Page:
In the weeks since we last met, I have enjoyed a much needed respite from my troubles. Dear old Hubert, the butler Roderick chased from the house with a butcher knife, informed the authorities in town of his master�s violent behavior and attempt at murder. Well, the magistrate, along with a whole crew of henchmen, came to the house and removed Roderick by force. He frothed and screamed like a rabid dog, but they did manage to get him from the house and into a closed carriage. He was taken to an asylum and will remain there until he is more in control of himself. I have not been allowed to visit him as the doctors at the asylum feel it will only excite him.
Normally I would be most displeased at this breach in my family�s privacy but, to be frank, I am grateful to the old man and to the doctors. They have given me a little island of rest. For the first time in many months, I have been able to walk in the gardens, eat my meals in the dining room downstairs, and play the pianoforte in the music room. It has been bliss!
During this time of peace, I have not had much time for my reading. However, I do have one offering for you. There are, again, two books I would like to share with you. The first is a compelling science fiction novel called Genesis by Bernard Beckett. It begins with a student, Anaximander, appearing before an examination panel to, ostensibly, determine her suitability for inclusion in the exclusive �Academy.�
She is tasked with preparing and delivering a presentation on the topic of her choice. The topic she chooses is the life and infamy of a man called Adam Forde, whose revolutionary actions during his life preceded the development of the �perfect� society in which Anaximander [Anax] lives.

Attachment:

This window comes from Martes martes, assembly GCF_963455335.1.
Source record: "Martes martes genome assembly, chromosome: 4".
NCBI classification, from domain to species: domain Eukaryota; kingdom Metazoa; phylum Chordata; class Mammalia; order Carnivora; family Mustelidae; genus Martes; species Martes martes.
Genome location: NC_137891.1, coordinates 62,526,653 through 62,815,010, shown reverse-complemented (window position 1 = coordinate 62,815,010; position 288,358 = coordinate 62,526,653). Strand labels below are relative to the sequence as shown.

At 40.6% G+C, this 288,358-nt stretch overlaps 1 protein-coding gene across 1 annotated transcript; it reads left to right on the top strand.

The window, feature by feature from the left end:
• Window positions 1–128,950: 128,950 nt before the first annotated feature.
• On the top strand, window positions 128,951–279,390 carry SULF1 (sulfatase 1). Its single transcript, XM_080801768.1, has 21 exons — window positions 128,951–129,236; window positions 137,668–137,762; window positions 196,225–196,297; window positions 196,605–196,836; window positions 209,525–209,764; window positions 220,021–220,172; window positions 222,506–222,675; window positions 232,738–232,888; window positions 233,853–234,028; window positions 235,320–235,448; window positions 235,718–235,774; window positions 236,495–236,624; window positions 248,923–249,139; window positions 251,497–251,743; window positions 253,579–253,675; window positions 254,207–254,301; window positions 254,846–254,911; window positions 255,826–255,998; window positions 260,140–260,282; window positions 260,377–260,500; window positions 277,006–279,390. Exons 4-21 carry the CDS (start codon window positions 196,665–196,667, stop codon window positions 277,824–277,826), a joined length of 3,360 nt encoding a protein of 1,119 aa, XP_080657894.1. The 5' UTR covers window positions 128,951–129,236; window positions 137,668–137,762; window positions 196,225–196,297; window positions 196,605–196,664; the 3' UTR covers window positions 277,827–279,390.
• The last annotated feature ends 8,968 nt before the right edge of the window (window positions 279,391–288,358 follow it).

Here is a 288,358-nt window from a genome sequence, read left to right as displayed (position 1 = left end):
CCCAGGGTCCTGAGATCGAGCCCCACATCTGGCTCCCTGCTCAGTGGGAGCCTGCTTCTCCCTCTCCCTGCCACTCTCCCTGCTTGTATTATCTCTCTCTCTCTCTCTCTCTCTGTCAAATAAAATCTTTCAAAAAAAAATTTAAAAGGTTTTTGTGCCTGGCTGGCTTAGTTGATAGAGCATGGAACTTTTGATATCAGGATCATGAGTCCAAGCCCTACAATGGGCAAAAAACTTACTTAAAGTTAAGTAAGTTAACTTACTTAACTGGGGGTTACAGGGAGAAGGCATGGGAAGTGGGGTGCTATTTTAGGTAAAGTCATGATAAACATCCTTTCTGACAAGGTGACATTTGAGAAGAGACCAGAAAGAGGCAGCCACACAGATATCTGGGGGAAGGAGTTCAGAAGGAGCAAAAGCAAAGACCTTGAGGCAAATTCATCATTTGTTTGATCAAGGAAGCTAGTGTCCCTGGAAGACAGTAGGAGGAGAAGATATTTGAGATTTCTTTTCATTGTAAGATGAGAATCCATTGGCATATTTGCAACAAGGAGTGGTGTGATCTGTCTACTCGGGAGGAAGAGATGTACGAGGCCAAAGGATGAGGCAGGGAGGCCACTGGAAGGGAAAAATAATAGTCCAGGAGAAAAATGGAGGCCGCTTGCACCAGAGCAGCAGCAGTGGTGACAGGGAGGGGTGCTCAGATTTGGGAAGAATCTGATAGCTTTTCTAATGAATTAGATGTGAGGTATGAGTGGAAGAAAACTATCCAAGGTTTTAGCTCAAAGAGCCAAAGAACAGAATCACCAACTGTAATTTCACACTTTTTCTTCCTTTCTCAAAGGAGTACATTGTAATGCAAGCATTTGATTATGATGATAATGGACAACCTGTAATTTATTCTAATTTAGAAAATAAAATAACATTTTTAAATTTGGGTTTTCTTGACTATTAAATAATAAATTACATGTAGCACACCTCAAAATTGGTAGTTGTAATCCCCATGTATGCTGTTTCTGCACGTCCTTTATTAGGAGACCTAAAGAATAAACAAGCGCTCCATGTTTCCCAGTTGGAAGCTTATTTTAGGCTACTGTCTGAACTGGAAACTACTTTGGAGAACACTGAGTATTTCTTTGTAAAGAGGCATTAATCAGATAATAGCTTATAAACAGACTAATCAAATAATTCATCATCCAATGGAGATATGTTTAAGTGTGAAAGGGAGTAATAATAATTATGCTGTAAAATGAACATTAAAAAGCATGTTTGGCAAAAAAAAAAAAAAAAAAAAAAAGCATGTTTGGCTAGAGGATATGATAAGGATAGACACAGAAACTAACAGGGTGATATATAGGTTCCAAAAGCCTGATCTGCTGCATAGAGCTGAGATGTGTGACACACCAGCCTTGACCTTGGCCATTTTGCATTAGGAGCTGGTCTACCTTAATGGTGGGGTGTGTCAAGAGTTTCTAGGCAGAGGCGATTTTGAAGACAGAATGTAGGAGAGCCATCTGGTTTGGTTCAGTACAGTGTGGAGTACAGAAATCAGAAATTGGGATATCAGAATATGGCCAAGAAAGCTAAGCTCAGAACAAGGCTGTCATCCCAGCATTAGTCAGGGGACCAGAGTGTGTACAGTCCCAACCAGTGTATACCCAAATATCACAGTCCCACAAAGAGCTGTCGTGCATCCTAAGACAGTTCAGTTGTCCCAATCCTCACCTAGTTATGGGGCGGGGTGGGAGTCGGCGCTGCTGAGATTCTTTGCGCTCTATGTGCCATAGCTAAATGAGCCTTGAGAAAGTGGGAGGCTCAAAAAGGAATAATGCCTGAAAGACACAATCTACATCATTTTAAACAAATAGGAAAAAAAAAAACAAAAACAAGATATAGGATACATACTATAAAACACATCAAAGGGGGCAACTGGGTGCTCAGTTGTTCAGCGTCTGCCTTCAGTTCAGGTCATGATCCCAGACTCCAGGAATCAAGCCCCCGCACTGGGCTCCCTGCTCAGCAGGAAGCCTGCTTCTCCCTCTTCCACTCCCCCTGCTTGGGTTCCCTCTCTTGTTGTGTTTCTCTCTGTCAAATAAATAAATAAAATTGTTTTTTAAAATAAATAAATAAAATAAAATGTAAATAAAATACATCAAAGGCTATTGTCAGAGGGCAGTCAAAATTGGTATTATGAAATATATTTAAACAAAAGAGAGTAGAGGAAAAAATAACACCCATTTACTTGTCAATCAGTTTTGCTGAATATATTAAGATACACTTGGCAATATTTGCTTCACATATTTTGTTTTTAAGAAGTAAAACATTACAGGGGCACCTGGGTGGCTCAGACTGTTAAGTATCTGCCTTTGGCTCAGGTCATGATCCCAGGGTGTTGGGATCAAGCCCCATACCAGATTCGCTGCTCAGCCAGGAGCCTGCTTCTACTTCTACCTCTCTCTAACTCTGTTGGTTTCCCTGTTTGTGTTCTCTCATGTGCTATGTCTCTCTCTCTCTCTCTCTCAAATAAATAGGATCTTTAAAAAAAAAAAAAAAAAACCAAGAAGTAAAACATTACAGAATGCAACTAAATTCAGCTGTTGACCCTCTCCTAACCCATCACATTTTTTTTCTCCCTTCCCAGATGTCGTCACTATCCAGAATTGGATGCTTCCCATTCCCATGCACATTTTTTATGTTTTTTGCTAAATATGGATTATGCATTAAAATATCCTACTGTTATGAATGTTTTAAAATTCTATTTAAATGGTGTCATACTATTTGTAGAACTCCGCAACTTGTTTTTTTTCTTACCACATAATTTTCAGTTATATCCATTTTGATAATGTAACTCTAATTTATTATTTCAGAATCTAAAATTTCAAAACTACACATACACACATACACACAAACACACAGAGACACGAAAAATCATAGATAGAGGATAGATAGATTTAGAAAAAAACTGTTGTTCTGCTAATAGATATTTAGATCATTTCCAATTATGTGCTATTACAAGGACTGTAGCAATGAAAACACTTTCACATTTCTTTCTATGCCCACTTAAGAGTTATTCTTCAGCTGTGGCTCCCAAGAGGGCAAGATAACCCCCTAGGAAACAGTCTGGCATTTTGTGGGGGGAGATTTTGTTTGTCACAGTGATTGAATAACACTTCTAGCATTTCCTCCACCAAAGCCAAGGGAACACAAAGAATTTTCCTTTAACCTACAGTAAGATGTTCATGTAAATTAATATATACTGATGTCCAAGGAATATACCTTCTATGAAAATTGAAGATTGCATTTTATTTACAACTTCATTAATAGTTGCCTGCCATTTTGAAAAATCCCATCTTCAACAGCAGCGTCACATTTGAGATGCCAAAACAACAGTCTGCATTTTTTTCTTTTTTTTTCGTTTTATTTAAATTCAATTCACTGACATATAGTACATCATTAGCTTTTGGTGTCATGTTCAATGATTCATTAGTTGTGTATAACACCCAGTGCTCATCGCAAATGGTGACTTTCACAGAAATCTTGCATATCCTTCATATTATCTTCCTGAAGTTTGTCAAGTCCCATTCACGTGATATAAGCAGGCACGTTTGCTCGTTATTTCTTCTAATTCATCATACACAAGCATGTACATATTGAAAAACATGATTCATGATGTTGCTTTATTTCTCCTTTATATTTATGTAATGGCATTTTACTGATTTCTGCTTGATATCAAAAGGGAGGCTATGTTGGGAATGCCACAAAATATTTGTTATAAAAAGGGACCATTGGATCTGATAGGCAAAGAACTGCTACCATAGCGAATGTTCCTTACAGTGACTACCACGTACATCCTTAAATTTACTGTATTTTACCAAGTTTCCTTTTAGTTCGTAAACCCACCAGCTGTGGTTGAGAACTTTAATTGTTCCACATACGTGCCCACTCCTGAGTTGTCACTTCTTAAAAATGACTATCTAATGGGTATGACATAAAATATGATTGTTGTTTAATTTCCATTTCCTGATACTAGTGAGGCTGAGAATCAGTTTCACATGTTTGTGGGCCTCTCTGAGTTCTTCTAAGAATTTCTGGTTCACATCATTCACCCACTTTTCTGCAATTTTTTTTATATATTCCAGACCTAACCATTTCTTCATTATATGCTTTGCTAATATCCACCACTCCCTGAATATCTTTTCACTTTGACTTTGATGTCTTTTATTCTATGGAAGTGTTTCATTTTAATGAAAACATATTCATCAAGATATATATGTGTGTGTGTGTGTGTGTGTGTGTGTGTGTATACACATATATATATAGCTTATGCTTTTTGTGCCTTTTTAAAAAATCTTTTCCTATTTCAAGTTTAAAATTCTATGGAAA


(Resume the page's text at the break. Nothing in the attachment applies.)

Written as a dialogue between Anax and the examiners, Genesis echoes the Dialogues of Plato as well as other works of the earliest philosophers. Through Anax�s presentation, we learn that human society descended into chaos, disease, and war. From this inauspicious beginning, a savior, Plato, constructed a new society called The Republic. The people of The Republic retreated to an uninhabited area of Earth and sealed it off from the outside world by a formidable sea fence. Anyone attempting to enter the waters immediately surrounding The Republic was shot and killed, no questions asked. Adam Forde was a young soldier assigned to guard a certain section of the sea fence and, in one irrevocable moment, he sacrificed his freedom and position in society by not following the maxim �shoot first, ask questions later.� Indeed, he allowed a stranger to enter the realm of The Republic and thus, began the destruction of his entire society--as well as the building of another.
The examiners questioning Anax continually ask her to interpret the events of history through her own personal opinions, something she is reluctant to do. However, their insistence on hearing her personal views culminates in Anax--and the reader--learning the startling and ugly truth behind her beloved society and The Academy.
While a small book, Genesis delivers a solid story that entrances, surprises, and, ultimately, disturbs. Beckett calls into question everything that we believe makes us human beings, what separates us from animals and machines. He peels away the layers of our society and asks us to examine who and what we are.
Genesis was a surprisingly absorbing read and I recommend it to your reading lists. However, some may be put off by the lack of action--Genesis is more a work of philosophy than adventure. However, I believe that if you are patient and set aside preconceived notions of what makes a �science fiction� novel, you will find a great deal of suspense and surprise to keep you entertained.
Well, I will leave you for now, dear friends. The sun is shining and no one is chasing me with a carving knife--life is beautiful today and I will take full advantage by a walk through the grounds.